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Wednesday, September 23rd, 2020

US Would Offer North Korea ‘Security Assurances’ if It Ended Nuclear Program

by May 13, 2018 Health

WASHINGTON U.S. Secretary of State Mike Pompeo said Sunday that if North Korea agrees to full denuclearization, the United States is prepared to “provide security assurances” for the Pyongyang government and allow private American investment to build out the country’s woefully inadequate electrical grid.

“We will have to provide security assurances, to be sure,” the top U.S. diplomat told Fox News. “This is a trade-off that has been pending for 25 years.”

He said that until President Donald Trump, “No president has ever put America in a position where the North Korean leadership thought that this was truly possible, that the Americans would actually do this, leading to the place where America was no longer held at risk by the North Korean regime. That’s the objective.”

However, in a CNN interview, national security adviser John Bolton ruled out direct economic aid from the U.S. government to North Korea. He credited the “maximum pressure” of Trump’s economic sanctions on North Korea to Kim’s announced willingness to abandon the country’s nuclear weapons program.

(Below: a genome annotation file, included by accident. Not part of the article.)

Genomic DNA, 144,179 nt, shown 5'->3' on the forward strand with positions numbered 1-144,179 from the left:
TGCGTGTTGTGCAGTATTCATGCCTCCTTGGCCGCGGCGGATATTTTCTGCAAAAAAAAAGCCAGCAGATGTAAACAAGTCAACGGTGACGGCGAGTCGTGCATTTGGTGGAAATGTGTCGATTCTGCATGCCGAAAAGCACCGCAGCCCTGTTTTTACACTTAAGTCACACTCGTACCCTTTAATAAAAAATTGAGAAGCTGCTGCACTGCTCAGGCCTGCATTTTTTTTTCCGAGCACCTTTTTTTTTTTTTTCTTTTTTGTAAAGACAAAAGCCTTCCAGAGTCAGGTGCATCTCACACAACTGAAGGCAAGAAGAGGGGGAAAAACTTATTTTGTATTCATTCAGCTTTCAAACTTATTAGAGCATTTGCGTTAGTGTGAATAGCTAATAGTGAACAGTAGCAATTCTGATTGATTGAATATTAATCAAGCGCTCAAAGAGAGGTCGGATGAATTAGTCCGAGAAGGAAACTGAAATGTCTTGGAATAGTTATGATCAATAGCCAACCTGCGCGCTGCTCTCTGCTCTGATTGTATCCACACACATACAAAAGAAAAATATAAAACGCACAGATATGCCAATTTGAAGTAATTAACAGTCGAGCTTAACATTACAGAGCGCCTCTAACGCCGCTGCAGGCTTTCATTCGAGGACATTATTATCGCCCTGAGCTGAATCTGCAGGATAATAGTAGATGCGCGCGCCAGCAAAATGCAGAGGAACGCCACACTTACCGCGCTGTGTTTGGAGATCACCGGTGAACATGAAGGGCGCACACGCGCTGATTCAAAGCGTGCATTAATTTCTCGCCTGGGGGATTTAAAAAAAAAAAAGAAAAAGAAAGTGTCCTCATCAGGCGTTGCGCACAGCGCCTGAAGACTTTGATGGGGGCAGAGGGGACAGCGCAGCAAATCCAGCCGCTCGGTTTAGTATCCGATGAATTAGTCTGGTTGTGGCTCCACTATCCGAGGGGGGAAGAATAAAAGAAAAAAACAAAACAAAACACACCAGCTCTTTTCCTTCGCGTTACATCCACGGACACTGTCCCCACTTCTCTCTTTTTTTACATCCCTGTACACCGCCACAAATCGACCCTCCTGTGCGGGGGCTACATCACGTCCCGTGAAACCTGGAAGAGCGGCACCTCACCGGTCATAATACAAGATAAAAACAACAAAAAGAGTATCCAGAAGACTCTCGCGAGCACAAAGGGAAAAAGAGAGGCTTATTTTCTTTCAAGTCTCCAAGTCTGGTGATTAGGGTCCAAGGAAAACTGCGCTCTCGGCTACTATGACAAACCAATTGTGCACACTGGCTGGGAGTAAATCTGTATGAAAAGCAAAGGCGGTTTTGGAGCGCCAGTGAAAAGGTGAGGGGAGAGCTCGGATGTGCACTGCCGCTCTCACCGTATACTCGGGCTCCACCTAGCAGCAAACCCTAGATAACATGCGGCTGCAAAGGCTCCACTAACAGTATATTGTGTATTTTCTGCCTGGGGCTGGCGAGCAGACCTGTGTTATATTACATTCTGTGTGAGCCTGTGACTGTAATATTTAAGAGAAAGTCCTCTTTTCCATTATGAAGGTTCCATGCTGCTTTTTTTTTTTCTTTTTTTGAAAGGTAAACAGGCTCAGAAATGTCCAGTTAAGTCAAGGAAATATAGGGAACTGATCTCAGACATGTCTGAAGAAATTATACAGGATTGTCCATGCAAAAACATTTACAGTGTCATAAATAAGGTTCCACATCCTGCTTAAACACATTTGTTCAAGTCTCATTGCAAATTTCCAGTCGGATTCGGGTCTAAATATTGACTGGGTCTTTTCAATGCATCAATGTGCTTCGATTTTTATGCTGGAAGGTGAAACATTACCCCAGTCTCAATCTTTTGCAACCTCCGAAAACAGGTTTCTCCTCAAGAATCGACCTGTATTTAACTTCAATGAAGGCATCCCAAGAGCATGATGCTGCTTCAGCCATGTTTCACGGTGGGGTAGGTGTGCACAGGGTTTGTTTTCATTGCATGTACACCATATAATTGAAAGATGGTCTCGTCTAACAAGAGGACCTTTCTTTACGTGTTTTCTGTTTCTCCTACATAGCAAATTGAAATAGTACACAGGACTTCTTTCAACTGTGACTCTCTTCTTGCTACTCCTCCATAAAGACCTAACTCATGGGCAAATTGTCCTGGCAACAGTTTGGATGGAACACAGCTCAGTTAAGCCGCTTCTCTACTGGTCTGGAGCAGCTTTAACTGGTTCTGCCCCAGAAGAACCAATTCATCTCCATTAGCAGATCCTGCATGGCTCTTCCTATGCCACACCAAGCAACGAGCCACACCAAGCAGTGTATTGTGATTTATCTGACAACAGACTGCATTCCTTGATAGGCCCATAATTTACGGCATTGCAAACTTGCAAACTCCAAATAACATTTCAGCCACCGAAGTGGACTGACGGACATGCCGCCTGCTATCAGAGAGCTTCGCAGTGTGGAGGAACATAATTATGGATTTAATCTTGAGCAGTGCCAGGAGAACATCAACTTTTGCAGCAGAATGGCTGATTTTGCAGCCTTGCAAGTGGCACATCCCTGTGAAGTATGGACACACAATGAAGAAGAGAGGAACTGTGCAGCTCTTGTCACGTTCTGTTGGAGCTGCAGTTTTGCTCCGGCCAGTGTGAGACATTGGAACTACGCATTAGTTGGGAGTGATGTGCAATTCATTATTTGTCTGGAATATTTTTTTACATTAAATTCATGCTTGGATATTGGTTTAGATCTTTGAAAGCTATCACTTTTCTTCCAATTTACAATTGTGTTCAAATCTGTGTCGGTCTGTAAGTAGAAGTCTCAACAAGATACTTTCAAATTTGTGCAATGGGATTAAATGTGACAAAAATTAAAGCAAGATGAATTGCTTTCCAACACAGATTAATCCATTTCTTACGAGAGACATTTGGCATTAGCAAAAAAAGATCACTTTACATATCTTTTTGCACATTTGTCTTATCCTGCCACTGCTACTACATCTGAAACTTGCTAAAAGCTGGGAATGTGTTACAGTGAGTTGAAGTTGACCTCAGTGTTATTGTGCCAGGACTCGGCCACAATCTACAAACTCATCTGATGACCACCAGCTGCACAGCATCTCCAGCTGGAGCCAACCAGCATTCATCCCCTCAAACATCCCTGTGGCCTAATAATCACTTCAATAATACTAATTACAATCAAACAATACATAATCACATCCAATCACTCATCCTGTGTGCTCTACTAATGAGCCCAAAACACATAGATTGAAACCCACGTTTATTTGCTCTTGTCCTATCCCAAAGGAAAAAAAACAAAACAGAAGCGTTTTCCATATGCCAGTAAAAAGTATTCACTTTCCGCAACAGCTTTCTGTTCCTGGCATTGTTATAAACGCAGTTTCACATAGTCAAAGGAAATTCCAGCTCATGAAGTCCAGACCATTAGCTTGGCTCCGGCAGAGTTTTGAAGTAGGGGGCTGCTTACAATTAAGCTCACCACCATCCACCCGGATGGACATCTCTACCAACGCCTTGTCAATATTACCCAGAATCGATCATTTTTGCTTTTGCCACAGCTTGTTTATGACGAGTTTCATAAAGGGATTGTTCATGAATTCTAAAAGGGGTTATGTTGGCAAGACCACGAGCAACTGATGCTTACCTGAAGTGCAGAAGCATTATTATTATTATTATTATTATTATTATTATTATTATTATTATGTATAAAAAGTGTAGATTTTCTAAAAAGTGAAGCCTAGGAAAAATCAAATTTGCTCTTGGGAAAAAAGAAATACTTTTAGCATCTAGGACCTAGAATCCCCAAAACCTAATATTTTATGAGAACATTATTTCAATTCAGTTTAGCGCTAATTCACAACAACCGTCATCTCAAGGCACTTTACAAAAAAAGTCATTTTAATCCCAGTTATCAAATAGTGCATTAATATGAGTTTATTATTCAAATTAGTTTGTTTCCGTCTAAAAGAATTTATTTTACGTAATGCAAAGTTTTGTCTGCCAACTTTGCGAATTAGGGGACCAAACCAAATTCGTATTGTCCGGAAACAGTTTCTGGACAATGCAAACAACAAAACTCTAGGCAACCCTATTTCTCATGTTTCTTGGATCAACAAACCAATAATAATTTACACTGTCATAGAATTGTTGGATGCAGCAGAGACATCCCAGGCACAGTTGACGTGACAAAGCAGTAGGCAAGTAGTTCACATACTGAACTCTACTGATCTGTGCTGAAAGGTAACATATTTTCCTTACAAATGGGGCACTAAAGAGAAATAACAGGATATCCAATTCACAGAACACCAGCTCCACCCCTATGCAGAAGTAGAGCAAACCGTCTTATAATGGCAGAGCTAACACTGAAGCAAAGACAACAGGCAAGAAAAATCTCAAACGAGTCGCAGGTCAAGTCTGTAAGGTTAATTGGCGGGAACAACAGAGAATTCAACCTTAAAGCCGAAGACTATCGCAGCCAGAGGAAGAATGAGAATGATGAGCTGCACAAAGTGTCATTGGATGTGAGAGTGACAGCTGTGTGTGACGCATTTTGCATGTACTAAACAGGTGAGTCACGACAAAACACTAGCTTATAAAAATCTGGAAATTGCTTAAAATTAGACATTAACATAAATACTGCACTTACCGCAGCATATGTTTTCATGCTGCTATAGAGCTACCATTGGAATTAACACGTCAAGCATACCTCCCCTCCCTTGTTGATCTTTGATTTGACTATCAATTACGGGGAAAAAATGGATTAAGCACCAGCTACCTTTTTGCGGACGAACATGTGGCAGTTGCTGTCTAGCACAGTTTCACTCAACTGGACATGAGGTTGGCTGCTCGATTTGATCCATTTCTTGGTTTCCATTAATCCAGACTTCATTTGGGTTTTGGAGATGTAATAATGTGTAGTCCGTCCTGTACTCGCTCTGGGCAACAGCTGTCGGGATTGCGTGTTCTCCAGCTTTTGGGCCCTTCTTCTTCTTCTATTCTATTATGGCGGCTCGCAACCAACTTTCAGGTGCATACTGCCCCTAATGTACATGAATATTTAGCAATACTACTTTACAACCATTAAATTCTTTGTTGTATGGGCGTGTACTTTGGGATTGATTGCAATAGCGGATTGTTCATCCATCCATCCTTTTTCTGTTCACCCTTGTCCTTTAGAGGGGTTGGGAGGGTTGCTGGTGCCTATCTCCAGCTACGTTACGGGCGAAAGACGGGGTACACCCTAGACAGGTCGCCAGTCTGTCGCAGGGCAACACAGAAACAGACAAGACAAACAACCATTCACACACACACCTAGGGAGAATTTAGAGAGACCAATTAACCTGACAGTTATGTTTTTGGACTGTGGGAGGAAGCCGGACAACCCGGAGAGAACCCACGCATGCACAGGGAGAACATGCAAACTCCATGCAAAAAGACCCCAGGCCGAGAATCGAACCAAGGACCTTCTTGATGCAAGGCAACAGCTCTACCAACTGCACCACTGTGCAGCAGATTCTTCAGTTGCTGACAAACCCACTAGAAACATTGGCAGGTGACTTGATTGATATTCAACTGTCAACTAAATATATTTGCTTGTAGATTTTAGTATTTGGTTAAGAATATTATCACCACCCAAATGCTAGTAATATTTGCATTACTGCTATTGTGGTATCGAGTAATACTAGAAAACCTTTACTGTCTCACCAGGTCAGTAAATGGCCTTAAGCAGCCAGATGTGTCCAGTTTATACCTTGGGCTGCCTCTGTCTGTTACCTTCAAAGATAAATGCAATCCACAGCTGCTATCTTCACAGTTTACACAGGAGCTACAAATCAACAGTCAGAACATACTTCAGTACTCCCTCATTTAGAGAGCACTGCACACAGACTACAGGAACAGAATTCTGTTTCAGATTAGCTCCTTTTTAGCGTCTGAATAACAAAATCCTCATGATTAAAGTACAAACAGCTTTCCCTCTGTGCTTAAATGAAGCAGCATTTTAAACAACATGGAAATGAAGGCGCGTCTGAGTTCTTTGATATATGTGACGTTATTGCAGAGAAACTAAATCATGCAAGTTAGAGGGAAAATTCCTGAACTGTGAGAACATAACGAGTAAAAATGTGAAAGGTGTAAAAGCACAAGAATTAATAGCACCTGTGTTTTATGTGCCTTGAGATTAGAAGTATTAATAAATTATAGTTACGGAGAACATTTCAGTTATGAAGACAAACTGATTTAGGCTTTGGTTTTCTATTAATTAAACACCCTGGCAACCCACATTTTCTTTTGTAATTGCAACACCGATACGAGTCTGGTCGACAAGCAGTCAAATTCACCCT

Pyongyang says it is dismantling its nuclear bomb test site sometime between May 23 and 25 and said that western observers would be allowed in to watch as tunnels at the site are collapsed with explosives and research buildings and security posts destroyed.

Pompeo said, “Every single site that the North Koreans have that can inflict risk upon the American people that is destroyed, eliminated, dismantled is good news for the American people and for the world. And so this is one step along the way.”

On Saturday, Trump said on Twitter, “Thank you, a very smart and gracious gesture!” Trump said Saturday on Twitter.

While the U.S. expressed willingness for private investment in North Korea, Bolton said that renewed economic sanctions against Iran after Trump’s withdrawal of the U.S. from the 2015 international accord restraining Tehran’s nuclear program could be “quite dramatic.” He described Iran’s economy as “quite shaky.”

European allies of the U.S. opposed Trump’s abrogation of the Iran pact. Bolton said it is possible that the U.S. could block European companies from doing business in the U.S. if they continue to do business with Iran.

Source: Voice of America